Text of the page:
Review of A Hidden Life, written and directed by Terrence Malick
Contemporary Church History Quarterly
Volume 26, Number 3 (September 2020)
Review of A Hidden Life, written and directed by Terrence Malick (Fox Searchlight 2019)
By Lauren Faulkner Rossi
The Extraordinary Stance of an Ordinary Man
Scholarship tells us that the German military authorities executed tens of thousands of men and jailed hundreds of thousands more during the Second World War for the crime of Wehrkraftzersetzung, or the undermining of military morale. Such a category encompassed a broad spectrum of treasonous behaviour, from deliberate sabotage to desertion of one’s post to conscientious objection. Franz Jägerstätter is one of the more well-known examples of the last category. Gordon Zahn’s 1964 English-language biography, In Solitary Witness, brought him renown beyond his immediate community and did much to illuminate the historical and moral circumstances of Jägerstätter’s life and especially his execution. Numerous articles, books, and screen treatments of him followed over several decades, leading to the 1998 formal abrogation of his sentence and his 2007 beatification by Pope Benedict XVI, who also recognized him as a martyr. Terrence Malick’s exploration, therefore, does not necessarily break new ground, but the strength of the film, as it retreads established paths, is the director’s attention to the emotional toll of Jägerstätter’s conviction on himself and his family, and the director of photography’s breathtakingly beautiful shots of the South Tyrol alpine countryside.
Malick is an atypical American director: he has protected his private life to the point of reclusiveness; his projects routinely consume several years; while he has made several critically-acclaimed films (his first film, Badlands; The Thin Red Line, about the Vietnam War; The Tree of Life, about immortality), he is both lauded and criticized for favouring themes and visual aesthetics over plot and narrative (see The Tree of Life). In fact, A Hidden Life delivers a more linear narrative than many of his films, with an identifiable beginning, middle, and end. It opens with Leni Riefenstahl’s Triumph des Willens, the famous aerial shot of clouds and a city gradually coalescing through the mist. Lasting only the first couple of minutes, and including splices from elsewhere in that famous 1934 documentary, such as the stunning panorama of the Nazi Party’s rally grounds, this is all Malick gives to the audience of Hitler’s climb to power and takeover of Austria and Czechoslovakia before plunging directly into the fall of 1939. Franz Jägerstätter (August Diehl) is married to Franziscka (“Fani”, Valerie Pachner), and has two small blonde-haired, blue-eyed daughters. They live in the Upper Austrian village of Sankt Radegund, not far from the German border (Bavaria). We watch them pause in their labour as unseen planes fly overhead, our only clue that the war has begun.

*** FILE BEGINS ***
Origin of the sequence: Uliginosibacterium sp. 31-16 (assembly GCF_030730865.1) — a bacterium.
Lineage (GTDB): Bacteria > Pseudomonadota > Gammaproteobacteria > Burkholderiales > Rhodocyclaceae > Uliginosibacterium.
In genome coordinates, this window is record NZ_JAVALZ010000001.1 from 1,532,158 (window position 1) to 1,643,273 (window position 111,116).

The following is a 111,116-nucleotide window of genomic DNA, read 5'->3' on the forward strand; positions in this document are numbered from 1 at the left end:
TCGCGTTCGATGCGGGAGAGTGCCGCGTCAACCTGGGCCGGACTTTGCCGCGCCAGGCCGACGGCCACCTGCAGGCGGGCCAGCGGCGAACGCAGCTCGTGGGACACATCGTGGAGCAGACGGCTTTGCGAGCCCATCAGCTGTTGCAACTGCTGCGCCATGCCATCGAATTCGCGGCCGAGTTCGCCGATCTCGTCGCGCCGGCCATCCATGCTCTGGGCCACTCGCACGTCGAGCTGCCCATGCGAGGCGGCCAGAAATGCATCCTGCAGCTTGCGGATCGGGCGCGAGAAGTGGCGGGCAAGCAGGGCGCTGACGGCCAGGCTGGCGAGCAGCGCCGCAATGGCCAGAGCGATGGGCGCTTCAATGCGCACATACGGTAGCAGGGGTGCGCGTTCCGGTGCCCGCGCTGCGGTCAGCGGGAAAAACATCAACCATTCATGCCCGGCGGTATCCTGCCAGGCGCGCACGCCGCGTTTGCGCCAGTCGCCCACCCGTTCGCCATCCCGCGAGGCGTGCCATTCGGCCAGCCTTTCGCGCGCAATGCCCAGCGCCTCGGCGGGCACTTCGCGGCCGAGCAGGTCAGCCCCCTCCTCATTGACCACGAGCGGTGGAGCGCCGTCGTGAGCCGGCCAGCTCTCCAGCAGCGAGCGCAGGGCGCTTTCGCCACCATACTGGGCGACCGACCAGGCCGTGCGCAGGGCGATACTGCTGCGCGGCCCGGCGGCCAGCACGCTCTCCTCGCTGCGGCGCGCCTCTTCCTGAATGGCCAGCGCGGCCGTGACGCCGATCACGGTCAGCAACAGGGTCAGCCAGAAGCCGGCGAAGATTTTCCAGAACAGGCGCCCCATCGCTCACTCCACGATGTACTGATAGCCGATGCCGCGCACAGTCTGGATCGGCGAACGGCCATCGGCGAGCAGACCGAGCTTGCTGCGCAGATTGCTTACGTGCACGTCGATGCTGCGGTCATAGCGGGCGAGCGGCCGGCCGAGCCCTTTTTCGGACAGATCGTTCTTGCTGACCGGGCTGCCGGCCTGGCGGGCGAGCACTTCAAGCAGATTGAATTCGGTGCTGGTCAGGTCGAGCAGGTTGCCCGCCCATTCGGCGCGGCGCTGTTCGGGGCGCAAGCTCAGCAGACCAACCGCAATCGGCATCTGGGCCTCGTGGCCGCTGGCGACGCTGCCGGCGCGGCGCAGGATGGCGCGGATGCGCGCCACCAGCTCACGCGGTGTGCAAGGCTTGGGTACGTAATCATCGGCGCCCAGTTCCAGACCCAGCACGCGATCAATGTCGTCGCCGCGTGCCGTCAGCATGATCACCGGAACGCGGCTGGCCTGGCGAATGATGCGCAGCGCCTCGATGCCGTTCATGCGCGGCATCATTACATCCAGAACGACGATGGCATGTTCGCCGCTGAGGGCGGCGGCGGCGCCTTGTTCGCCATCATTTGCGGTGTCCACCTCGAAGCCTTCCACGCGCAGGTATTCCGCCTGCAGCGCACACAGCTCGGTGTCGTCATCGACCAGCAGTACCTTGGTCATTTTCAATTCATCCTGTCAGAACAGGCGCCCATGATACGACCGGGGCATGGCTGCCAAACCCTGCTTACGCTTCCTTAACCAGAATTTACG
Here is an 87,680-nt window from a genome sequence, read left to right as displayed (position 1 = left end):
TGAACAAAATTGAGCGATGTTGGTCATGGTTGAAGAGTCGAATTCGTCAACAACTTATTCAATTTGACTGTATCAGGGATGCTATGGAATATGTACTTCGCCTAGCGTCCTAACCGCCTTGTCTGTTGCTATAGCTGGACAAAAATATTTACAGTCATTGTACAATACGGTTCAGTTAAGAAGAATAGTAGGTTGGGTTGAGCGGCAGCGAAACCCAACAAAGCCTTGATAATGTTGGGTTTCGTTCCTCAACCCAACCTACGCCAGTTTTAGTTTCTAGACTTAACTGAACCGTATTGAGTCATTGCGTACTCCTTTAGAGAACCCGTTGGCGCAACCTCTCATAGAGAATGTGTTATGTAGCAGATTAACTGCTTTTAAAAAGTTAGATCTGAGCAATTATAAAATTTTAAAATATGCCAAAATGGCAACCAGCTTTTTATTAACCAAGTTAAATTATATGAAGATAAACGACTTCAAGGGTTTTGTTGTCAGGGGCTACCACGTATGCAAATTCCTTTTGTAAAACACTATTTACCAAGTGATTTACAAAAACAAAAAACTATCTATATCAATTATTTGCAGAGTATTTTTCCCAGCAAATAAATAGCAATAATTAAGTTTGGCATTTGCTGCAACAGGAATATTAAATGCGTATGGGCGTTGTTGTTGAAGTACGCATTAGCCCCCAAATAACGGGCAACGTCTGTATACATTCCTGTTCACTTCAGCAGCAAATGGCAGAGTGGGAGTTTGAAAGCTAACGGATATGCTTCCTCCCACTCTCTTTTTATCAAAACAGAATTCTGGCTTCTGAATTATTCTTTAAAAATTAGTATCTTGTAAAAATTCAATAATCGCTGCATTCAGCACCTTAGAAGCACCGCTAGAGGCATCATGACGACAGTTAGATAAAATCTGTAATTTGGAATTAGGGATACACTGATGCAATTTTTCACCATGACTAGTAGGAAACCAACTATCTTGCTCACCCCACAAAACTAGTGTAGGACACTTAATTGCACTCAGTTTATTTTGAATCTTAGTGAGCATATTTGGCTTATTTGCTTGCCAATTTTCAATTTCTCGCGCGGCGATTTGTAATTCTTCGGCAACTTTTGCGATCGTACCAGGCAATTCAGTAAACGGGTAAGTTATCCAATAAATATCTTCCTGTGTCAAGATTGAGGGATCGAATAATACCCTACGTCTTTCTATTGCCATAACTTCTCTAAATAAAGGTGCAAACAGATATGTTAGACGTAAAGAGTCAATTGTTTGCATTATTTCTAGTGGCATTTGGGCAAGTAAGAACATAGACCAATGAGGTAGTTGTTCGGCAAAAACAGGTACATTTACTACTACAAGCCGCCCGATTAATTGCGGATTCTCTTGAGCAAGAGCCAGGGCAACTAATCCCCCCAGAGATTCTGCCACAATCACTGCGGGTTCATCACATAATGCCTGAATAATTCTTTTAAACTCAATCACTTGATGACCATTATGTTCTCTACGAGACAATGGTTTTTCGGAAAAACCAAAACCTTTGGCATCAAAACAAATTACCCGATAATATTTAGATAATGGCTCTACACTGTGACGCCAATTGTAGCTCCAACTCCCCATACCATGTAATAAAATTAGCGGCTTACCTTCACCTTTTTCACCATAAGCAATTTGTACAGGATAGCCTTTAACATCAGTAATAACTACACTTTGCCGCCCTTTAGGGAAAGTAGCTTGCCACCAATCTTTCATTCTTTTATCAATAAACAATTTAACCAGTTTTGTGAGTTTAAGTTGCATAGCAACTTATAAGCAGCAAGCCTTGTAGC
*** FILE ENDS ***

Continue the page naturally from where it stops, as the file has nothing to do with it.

Their life as farmers (some scholars call them peasants) can be backbreakingly hard, a fact that Malick and Jörg Widmer, the director of photography, take great care to emphasize continuously, so one cannot charge the film with romanticizing rural workers. Their existence is dominated by the seasons, and harvests, and very dependent on the cooperation of the entire community: cutting and milling wheat, ploughing fields without advanced machinery, tending sheep and other farm animals, pulling dirt and mud out of a dried-up well by hand. But there is also an authenticity in their labour and a simplicity to their daily routine: planting potatoes, picking fruit from trees, their daughters underfoot or at their sides, the frequent daytime breaks for quiet moments together or to play games, window frames and sills decorated with fresh wildflowers. The mountains are quasi-protagonists themselves, looming in and out of view in the wide-angled shots that Malick favours in many of his features, emphasizing the grandiosity and majesty of nature and the relative insignificance of humans.